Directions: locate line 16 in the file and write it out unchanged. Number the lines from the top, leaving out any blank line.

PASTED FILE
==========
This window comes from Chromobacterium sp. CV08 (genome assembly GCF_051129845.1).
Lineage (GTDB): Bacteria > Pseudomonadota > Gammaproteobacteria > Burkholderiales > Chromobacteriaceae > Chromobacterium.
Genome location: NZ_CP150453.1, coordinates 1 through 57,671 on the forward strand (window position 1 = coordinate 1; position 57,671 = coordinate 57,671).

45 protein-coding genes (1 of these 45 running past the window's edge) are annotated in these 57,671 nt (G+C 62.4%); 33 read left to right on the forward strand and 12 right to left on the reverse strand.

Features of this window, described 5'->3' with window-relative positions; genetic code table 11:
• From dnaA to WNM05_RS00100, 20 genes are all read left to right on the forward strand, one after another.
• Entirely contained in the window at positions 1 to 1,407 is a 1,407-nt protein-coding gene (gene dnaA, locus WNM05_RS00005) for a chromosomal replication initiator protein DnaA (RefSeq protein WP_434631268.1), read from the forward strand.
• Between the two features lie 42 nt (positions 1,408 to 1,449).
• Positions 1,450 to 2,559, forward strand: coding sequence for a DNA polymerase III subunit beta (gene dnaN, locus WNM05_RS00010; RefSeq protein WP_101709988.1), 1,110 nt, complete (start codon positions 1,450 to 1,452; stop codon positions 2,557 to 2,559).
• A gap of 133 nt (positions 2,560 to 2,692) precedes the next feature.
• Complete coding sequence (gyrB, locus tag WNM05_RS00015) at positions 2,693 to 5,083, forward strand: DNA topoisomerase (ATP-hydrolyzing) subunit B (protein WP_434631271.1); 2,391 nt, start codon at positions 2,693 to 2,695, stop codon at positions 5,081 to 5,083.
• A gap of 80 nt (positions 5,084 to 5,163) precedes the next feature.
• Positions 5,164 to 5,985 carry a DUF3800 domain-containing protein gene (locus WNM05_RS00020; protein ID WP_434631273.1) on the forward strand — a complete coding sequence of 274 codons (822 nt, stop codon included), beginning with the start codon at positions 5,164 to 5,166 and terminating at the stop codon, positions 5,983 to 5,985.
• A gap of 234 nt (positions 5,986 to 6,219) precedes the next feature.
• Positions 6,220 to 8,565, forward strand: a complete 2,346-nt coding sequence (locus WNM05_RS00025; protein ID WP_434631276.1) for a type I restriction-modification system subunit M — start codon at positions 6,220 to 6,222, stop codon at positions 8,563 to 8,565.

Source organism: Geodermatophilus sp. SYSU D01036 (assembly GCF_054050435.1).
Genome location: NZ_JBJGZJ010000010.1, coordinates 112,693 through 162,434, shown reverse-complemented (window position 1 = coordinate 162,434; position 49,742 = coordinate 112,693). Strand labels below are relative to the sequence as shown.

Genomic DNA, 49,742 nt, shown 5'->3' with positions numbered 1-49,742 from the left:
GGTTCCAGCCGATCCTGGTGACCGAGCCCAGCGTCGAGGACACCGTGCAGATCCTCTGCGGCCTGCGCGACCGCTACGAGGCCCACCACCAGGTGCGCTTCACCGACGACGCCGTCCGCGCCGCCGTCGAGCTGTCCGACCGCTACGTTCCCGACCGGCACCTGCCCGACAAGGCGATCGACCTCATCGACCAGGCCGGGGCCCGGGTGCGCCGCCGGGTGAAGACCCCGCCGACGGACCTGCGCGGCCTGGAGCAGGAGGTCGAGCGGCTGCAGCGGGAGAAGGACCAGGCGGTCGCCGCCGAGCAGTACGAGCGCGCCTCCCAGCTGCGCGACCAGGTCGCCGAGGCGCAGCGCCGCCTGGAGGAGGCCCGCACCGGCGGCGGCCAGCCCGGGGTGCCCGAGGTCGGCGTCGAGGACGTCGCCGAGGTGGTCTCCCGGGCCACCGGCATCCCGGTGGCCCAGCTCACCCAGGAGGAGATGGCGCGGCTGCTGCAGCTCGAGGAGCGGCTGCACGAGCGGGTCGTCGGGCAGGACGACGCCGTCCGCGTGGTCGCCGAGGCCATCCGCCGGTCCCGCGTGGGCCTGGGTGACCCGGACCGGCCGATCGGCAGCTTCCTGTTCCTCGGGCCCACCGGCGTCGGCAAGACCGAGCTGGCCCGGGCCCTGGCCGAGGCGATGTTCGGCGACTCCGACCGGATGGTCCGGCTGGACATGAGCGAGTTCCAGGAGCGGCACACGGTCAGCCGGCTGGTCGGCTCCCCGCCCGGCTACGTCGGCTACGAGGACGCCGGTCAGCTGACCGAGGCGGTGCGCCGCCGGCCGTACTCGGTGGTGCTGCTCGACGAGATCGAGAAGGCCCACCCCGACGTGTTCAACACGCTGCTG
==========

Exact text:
Source organism: Geodermatophilus sp. SYSU D01036 (assembly GCF_054050435.1).